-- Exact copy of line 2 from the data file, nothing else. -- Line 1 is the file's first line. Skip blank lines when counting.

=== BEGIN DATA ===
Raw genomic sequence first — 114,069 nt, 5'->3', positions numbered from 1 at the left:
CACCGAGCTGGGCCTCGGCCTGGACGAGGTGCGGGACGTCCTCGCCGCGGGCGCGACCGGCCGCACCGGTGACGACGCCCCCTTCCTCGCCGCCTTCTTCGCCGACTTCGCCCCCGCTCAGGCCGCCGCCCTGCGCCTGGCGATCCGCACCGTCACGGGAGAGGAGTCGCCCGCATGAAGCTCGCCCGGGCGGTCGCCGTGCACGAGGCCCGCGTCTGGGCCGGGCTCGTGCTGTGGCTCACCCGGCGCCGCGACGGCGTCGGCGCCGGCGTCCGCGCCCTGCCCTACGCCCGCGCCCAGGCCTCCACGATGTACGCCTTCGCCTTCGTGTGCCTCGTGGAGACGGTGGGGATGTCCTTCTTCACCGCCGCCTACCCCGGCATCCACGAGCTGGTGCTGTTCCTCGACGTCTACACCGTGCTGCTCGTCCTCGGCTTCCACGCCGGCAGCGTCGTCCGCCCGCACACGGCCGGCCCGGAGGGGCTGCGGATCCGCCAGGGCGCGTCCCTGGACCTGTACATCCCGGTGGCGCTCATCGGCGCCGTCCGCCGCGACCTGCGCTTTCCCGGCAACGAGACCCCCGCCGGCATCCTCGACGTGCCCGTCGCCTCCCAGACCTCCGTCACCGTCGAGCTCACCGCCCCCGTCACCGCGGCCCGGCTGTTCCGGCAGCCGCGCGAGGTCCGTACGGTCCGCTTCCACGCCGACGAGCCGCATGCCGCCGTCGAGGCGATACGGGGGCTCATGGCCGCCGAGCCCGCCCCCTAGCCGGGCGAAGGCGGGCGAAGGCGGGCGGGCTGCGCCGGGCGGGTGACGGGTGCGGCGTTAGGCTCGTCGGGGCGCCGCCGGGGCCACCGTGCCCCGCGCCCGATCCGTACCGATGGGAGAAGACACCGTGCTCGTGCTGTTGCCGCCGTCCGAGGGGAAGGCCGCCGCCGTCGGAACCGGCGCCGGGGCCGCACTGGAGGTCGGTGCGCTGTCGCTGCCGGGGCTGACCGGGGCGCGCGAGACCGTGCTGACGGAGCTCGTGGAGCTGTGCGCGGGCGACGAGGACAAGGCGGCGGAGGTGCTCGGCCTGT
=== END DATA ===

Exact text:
CACCGAGCTGGGCCTCGGCCTGGACGAGGTGCGGGACGTCCTCGCCGCGGGCGCGACCGGCCGCACCGGTGACGACGCCCCCTTCCTCGCCGCCTTCTTCGCCGACTTCGCCCCCGCTCAGGCCGCCGCCCTGCGCCTGGCGATCCGCACCGTCACGGGAGAGGAGTCGCCCGCATGAAGCTCGCCCGGGCGGTCGCCGTGCACGAGGCCCGCGTCTGGGCCGGGCTCGTGCTGTGGCTCACCCGGCGCCGCGACGGCGTCGGCGCCGGCGTCCGCGCCCTGCCCTACGCCCGCGCCCAGGCCTCCACGATGTACGCCTTCGCCTTCGTGTGCCTCGTGGAGACGGTGGGGATGTCCTTCTTCACCGCCGCCTACCCCGGCATCCACGAGCTGGTGCTGTTCCTCGACGTCTACACCGTGCTGCTCGTCCTCGGCTTCCACGCCGGCAGCGTCGTCCGCCCGCACACGGCCGGCCCGGAGGGGCTGCGGATCCGCCAGGGCGCGTCCCTGGACCTGTACATCCCGGTGGCGCTCATCGGCGCCGTCCGCCGCGACCTGCGCTTTCCCGGCAACGAGACCCCCGCCGGCATCCTCGACGTGCCCGTCGCCTCCCAGACCTCCGTCACCGTCGAGCTCACCGCCCCCGTCACCGCGGCCCGGCTGTTCCGGCAGCCGCGCGAGGTCCGTACGGTCCGCTTCCACGCCGACGAGCCGCATGCCGCCGTCGAGGCGATACGGGGGCTCATGGCCGCCGAGCCCGCCCCCTAGCCGGGCGAAGGCGGGCGAAGGCGGGCGGGCTGCGCCGGGCGGGTGACGGGTGCGGCGTTAGGCTCGTCGGGGCGCCGCCGGGGCCACCGTGCCCCGCGCCCGATCCGTACCGATGGGAGAAGACACCGTGCTCGTGCTGTTGCCGCCGTCCGAGGGGAAGGCCGCCGCCGTCGGAACCGGCGCCGGGGCCGCACTGGAGGTCGGTGCGCTGTCGCTGCCGGGGCTGACCGGGGCGCGCGAGACCGTGCTGACGGAGCTCGTGGAGCTGTGCGCGGGCGACGAGGACAAGGCGGCGGAGGTGCTCGGCCTGT